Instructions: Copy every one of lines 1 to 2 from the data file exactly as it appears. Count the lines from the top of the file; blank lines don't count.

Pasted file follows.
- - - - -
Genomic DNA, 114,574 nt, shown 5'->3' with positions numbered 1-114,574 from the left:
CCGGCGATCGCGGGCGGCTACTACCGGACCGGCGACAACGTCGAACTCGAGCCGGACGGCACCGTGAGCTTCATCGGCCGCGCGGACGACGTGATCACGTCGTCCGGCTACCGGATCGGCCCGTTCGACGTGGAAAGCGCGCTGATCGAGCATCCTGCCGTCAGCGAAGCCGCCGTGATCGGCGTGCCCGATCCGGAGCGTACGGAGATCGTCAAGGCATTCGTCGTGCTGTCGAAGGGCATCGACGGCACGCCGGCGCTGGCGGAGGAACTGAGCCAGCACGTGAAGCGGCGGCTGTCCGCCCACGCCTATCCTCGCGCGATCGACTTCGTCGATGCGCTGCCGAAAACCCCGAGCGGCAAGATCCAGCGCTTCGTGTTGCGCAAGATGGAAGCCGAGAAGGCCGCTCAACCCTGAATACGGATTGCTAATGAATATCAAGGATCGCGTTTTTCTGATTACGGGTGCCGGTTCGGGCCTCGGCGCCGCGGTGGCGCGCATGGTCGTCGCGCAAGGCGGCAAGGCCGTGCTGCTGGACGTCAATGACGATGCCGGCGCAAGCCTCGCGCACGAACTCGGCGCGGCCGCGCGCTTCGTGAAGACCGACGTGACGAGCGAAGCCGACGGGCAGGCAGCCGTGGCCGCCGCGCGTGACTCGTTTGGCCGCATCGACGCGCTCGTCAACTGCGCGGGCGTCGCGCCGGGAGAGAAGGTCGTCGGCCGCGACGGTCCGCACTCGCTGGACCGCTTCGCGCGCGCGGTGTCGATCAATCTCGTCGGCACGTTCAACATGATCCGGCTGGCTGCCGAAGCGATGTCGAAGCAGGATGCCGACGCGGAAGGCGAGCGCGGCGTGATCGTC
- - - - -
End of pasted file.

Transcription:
Genomic DNA, 114,574 nt, shown 5'->3' with positions numbered 1-114,574 from the left:
CCGGCGATCGCGGGCGGCTACTACCGGACCGGCGACAACGTCGAACTCGAGCCGGACGGCACCGTGAGCTTCATCGGCCGCGCGGACGACGTGATCACGTCGTCCGGCTACCGGATCGGCCCGTTCGACGTGGAAAGCGCGCTGATCGAGCATCCTGCCGTCAGCGAAGCCGCCGTGATCGGCGTGCCCGATCCGGAGCGTACGGAGATCGTCAAGGCATTCGTCGTGCTGTCGAAGGGCATCGACGGCACGCCGGCGCTGGCGGAGGAACTGAGCCAGCACGTGAAGCGGCGGCTGTCCGCCCACGCCTATCCTCGCGCGATCGACTTCGTCGATGCGCTGCCGAAAACCCCGAGCGGCAAGATCCAGCGCTTCGTGTTGCGCAAGATGGAAGCCGAGAAGGCCGCTCAACCCTGAATACGGATTGCTAATGAATATCAAGGATCGCGTTTTTCTGATTACGGGTGCCGGTTCGGGCCTCGGCGCCGCGGTGGCGCGCATGGTCGTCGCGCAAGGCGGCAAGGCCGTGCTGCTGGACGTCAATGACGATGCCGGCGCAAGCCTCGCGCACGAACTCGGCGCGGCCGCGCGCTTCGTGAAGACCGACGTGACGAGCGAAGCCGACGGGCAGGCAGCCGTGGCCGCCGCGCGTGACTCGTTTGGCCGCATCGACGCGCTCGTCAACTGCGCGGGCGTCGCGCCGGGAGAGAAGGTCGTCGGCCGCGACGGTCCGCACTCGCTGGACCGCTTCGCGCGCGCGGTGTCGATCAATCTCGTCGGCACGTTCAACATGATCCGGCTGGCTGCCGAAGCGATGTCGAAGCAGGATGCCGACGCGGAAGGCGAGCGCGGCGTGATCGTC